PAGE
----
Berkeley High seniors are walking across a real stage as they graduate this weekend, a joyous celebration after a year at home that seniors described as difficult and bizarre.
Families cheered from the bleachers as eight different graduations were held at Jacket Stadium Friday and Saturday. Five more are scheduled for Sunday. The ceremonies, split up by small school and by affinity group, give the approximately 800 seniors a chance to close this chapter of their lives. The affinity graduations include the Celebration of Black Excellence and an Asian Pacific Islander graduation.
“It’s a tremendous necessity. Graduation is one of the milestones in the life of a young person,” said Marisa Cruz, who watched her little brother Sergio Santos, 17, walk across the stage Saturday afternoon. Santos is the last of his four siblings to graduate from high school, and his family was thrilled to watch him do it in person.
“It didn’t hit me until I was walking up the steps to the stage,” said Santos, who will be joining the Air Force in September.
“It’s a celebration of all we have accomplished throughout our entire lives so far,” said Maya Garcia, 18.
It is a milestone that so many seniors did not think they would get to experience. After a year of remote learning, high schoolers returned to campus for a few hours a week April 26, a little over a month before graduation.
Scroll down to read senior class president Charlotte Thornton’s full commencement speech.
“I have witnessed resilience firsthand, in the halls of this high school,” said senior class president Charlotte Thornton, 18, in her speech. “It is resilience to engage in remote learning, let alone succeed, during an international shut down. It is resilience to study for midterms and finals during a racial pandemic and national outcry.”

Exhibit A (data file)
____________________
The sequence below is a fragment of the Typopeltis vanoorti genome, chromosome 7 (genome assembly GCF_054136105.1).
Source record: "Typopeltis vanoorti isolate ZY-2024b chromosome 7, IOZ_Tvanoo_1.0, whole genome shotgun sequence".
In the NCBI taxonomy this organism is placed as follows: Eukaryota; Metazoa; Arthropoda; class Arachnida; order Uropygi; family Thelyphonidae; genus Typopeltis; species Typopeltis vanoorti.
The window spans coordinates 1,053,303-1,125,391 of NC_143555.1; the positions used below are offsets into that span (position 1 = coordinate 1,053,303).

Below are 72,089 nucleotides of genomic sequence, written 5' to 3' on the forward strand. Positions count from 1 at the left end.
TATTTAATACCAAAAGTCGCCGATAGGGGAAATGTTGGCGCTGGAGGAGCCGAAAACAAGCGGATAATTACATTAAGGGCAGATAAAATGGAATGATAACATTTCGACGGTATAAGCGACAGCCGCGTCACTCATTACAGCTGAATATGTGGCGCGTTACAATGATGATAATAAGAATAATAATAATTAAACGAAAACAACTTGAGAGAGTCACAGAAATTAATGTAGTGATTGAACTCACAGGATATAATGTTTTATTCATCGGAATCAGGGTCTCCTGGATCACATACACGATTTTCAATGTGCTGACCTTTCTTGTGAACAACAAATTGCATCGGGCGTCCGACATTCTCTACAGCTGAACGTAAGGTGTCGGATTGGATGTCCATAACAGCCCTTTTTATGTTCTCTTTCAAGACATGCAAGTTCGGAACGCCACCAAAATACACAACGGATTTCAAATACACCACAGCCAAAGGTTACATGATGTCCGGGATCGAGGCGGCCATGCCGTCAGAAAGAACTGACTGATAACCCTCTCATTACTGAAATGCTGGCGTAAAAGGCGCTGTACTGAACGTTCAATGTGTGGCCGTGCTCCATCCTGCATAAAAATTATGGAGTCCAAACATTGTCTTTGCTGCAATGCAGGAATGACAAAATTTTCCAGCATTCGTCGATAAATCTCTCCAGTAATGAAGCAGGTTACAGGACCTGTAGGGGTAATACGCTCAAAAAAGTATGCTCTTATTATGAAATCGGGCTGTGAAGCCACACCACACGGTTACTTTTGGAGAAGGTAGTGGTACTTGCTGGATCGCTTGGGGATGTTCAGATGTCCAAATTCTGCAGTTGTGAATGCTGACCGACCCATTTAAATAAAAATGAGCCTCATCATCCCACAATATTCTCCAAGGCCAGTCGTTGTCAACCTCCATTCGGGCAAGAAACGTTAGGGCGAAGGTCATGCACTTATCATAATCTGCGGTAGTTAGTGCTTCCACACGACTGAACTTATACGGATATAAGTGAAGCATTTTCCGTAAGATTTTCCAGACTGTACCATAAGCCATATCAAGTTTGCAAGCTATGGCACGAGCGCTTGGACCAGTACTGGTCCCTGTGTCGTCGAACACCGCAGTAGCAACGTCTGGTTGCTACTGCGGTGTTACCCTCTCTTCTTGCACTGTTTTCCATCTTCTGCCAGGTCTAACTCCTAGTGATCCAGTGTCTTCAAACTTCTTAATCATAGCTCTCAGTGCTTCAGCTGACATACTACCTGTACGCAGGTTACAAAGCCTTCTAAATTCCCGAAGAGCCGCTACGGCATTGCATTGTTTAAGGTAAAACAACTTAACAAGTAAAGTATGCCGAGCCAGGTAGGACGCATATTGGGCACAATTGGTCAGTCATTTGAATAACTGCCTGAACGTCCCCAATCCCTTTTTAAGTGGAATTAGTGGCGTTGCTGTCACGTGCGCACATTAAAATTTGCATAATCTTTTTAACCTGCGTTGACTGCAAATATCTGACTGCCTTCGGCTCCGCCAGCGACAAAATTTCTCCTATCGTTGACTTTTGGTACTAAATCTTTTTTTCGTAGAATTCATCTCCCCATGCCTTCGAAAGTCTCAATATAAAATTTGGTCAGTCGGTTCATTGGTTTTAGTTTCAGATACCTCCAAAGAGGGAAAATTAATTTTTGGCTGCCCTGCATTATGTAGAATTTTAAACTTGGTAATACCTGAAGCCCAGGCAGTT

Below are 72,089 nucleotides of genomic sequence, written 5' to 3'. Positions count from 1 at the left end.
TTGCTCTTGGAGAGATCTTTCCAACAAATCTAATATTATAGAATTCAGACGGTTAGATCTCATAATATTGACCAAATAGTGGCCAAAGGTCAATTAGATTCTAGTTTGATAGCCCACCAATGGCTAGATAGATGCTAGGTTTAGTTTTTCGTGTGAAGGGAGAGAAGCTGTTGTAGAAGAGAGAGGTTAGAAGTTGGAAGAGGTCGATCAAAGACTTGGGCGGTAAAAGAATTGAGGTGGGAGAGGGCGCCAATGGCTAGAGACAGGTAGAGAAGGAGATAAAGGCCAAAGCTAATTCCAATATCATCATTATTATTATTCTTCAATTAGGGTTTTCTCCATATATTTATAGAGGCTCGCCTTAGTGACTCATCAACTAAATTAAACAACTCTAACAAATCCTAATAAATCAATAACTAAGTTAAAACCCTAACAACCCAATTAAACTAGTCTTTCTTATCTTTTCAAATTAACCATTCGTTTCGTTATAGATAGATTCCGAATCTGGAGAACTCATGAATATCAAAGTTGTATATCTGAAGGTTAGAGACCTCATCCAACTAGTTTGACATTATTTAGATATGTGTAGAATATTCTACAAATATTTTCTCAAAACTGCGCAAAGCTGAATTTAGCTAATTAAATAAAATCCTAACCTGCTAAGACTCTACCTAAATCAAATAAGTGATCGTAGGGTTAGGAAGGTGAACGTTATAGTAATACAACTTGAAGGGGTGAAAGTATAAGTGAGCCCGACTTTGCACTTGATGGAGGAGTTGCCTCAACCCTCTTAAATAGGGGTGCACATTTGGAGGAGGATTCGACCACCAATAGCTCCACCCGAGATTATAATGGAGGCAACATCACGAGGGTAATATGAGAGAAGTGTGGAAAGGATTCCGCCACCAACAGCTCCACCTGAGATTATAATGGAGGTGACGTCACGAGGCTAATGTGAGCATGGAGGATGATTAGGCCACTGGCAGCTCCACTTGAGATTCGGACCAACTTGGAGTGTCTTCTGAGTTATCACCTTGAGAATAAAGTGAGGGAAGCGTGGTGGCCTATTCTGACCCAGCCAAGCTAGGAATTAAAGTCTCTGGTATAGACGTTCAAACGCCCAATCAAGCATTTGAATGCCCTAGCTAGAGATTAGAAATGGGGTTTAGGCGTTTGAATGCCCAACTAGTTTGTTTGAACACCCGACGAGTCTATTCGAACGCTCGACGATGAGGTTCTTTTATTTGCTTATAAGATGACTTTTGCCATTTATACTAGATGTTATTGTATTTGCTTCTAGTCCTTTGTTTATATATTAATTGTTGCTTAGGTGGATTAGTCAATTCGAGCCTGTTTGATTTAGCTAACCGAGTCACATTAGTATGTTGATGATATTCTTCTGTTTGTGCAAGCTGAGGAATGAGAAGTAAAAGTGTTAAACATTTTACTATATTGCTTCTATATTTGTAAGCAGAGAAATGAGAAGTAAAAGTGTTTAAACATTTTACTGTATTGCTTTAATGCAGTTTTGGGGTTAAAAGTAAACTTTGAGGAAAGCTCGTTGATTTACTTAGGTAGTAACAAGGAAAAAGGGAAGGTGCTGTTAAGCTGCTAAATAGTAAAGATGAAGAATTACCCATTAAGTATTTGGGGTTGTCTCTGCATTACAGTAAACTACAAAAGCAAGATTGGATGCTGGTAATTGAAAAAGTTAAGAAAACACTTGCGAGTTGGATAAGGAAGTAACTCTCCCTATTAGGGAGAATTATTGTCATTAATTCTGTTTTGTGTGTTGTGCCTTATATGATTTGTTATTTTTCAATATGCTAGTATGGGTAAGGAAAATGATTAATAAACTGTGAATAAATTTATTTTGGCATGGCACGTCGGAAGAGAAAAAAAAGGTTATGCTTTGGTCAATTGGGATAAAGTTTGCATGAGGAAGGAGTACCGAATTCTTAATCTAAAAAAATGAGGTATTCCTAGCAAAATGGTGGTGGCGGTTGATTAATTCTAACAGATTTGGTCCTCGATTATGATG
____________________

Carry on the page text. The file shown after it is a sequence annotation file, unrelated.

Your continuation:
Thornton gave her speech twice on Saturday, since her small school graduation, Academic Choice, was split into two events due to sizing restrictions. After the first speech, Thornton was emotional: She went home, cried for hours, and brushed her teeth before returning to the stadium to do it all over again.
“To have made it this far, each and every one of us is resilient. Our ability to overcome is our greatest asset,” Thornton told the graduating class.
The graduation had all the signs of normalcy. Students walked, marched and danced across the stage to receive their diplomas, tossed their caps in the air, and, after parading past the Berkeley Farmers Market in Civic Center Park, posed for photos with family and friends.
Still, reminders to social distance blared over the loudspeaker and masks were worn during the ceremonies. Capped at a few hundred people, the ceremonies were unusually quiet. Students wished they could graduate with their friends in other small schools, but mostly, they said, they were grateful to be donning their gowns at all.
“We’ve all endured more than any of us really expected we would in this past year, and now we are sitting in these sits here tonight with our cap and gowns, or sashes,” said senior Suhera Nuru in her speech during the Celebration of Black Excellence Friday evening.”When society tells us that we can’t do something, it makes us want to work even harder to prove to ourselves that we can.”